It's not the first time, he's committed the crime of identity theft and I don't know what to do about it. Yes, it's sad but true...Alec filled out the name line on his school papers not with his own perfectly good, thoughtfully chosen name but with (GASP!) the name of Ashton Kutcher!
As I said before, this is not the first time he's tried to steal someone else's identity. Over the past many years he has been Luke Skywalker (Star Wars), Ron Weasley (Harry Potter), Will Turner (Pirates of the Caribbean), Joseph Smith (The Work and the Glory), Goldfish (The Guardian), Troy Bolton (High School Musical)and many more.
I am not sure where this criminal behavior will lead...
(Editor's Note: For any unfamiliar with my family, Alec is my 16-year-old son. He has Down syndrome and autism and loves movies. He often re-enacts them. He has been tarred and feathered multiple times. He has felt "the force". He has sailed ships and fought pirates. He has rescued lost fishermen or boaters. It is a total crack-up except times like last night when he woke me up at 1 am screaming as he re-enacted some movie scene or another.)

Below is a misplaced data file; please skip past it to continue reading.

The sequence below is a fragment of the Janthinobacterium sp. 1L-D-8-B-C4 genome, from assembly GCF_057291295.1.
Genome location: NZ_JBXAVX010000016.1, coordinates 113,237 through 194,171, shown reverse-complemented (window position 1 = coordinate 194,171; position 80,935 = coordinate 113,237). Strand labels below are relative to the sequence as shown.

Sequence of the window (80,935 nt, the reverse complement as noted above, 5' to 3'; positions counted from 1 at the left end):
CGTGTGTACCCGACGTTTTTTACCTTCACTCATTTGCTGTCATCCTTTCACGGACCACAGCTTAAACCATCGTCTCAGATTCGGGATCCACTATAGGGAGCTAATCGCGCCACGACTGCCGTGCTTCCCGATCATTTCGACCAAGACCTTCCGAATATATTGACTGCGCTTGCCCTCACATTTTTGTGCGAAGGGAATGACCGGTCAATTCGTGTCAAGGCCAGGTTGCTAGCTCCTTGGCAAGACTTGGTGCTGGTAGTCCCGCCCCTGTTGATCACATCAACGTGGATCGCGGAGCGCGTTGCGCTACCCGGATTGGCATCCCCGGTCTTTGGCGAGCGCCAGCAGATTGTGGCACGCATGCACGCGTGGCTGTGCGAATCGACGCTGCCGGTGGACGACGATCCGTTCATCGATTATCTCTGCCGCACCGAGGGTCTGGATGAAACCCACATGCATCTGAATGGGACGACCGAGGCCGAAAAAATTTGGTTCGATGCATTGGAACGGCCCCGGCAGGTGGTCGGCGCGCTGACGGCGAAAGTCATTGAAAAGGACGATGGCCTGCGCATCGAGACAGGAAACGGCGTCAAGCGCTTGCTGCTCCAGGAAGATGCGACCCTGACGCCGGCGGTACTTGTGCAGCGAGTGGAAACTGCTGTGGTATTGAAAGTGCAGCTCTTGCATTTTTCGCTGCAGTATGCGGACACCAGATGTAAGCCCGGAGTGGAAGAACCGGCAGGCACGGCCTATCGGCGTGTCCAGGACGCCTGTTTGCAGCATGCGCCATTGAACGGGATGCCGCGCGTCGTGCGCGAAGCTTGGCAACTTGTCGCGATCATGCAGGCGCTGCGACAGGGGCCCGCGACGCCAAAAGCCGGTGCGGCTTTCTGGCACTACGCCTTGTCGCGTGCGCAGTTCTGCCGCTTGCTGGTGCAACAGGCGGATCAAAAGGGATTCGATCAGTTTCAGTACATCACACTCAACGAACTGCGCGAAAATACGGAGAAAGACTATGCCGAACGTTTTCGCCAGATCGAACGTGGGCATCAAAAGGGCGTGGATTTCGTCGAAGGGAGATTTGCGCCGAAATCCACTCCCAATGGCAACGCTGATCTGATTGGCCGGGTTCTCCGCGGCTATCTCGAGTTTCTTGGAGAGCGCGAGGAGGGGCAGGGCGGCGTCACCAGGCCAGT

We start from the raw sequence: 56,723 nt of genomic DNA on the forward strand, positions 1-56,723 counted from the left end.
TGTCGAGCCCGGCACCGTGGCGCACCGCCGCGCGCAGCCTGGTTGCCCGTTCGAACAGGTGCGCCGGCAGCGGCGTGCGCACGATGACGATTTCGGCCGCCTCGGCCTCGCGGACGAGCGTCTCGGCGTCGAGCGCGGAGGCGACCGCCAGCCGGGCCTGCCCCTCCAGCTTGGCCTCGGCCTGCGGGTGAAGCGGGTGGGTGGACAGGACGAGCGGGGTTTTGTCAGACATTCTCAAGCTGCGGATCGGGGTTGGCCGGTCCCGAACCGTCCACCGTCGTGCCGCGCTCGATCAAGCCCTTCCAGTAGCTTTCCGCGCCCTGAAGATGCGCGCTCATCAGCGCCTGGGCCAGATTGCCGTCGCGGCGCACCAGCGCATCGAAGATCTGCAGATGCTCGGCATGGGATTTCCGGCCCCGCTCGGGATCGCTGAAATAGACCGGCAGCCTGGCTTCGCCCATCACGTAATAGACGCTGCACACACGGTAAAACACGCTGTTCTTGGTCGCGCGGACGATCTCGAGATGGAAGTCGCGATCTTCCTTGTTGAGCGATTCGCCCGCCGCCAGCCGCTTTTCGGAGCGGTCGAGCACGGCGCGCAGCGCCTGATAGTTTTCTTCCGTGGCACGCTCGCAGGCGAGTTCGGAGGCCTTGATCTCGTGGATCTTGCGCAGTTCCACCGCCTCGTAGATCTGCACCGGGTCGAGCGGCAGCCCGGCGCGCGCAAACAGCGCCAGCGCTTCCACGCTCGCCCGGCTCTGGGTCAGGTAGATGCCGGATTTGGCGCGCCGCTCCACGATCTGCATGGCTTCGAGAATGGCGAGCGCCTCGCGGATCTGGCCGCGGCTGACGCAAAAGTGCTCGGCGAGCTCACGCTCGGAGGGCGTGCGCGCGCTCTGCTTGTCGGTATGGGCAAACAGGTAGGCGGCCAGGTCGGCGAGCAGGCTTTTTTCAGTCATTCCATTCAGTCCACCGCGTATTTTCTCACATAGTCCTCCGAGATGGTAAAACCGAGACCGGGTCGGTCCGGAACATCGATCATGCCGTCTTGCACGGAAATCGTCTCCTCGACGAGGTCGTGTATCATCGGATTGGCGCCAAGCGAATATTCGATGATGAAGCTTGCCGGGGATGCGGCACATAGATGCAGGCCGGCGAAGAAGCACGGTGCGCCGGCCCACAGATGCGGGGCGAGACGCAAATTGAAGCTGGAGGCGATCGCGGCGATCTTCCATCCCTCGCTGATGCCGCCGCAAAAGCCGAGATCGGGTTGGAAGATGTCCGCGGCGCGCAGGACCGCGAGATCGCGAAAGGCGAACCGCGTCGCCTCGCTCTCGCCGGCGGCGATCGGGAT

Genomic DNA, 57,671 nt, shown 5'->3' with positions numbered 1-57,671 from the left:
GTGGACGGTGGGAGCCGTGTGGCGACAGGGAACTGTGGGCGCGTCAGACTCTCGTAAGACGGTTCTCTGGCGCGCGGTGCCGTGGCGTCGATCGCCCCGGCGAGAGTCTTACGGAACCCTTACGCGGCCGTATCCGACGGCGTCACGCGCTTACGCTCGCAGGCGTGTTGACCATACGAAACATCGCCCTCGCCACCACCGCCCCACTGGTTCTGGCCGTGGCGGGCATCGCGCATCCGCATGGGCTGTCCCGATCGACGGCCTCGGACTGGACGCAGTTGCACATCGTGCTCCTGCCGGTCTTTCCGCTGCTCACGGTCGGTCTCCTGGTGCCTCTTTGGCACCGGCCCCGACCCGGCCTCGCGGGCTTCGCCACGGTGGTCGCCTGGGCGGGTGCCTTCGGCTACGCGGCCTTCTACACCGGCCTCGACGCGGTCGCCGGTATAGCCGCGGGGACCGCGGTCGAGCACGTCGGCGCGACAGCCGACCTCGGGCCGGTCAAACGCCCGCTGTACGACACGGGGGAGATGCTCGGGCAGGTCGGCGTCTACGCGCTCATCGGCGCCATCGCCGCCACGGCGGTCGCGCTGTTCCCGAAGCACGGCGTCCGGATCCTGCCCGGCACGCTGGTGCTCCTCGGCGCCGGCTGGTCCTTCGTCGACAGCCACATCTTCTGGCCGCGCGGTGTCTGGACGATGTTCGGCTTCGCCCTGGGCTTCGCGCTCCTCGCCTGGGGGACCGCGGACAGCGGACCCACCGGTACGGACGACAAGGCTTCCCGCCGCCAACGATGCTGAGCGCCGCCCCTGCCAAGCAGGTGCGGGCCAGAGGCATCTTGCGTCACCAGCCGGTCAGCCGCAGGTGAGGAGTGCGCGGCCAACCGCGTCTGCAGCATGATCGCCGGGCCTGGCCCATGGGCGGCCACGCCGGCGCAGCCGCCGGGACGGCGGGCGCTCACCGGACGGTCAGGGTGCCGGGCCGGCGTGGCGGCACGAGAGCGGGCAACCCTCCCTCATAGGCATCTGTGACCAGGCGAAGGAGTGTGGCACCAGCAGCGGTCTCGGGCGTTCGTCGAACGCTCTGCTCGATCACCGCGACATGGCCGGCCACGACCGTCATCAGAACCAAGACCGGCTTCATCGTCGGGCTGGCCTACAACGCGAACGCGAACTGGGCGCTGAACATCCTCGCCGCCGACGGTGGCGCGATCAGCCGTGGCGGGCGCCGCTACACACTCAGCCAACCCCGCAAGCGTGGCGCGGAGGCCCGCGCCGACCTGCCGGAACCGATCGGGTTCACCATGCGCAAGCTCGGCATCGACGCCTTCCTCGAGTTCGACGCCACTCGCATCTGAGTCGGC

My crafty mood continues as does my copying prowess. Thanks to my wonderful, uber-creative sister-in-law, Melissa, for the darling idea for use of plastic pencil boxes. Thanks to the fantastic scrapbook store, Pebbles in My Pocket, for the cute YW value/theme block.
That's me. I am the queen of copying. My reign is supreme. Don't worry, any former teachers or professors, I took my own tests. I just love to copy other people's great ideas! It is so much easier than trying to have flashes of creative brilliance on my own!
I have posted pictures of the great totes that I've sewn this year. COPIED. I stared at a lady's bag until I had designed in my own mind a way to make the bag. I posted pictures of my Halloween box craft. COPIED. Last night I did a really fun Cash Cab activity for a YM/YW combined activity. Yep, you guessed it...COPIED.(although I did make my own questions and modified it a little, but the idea was totally from them)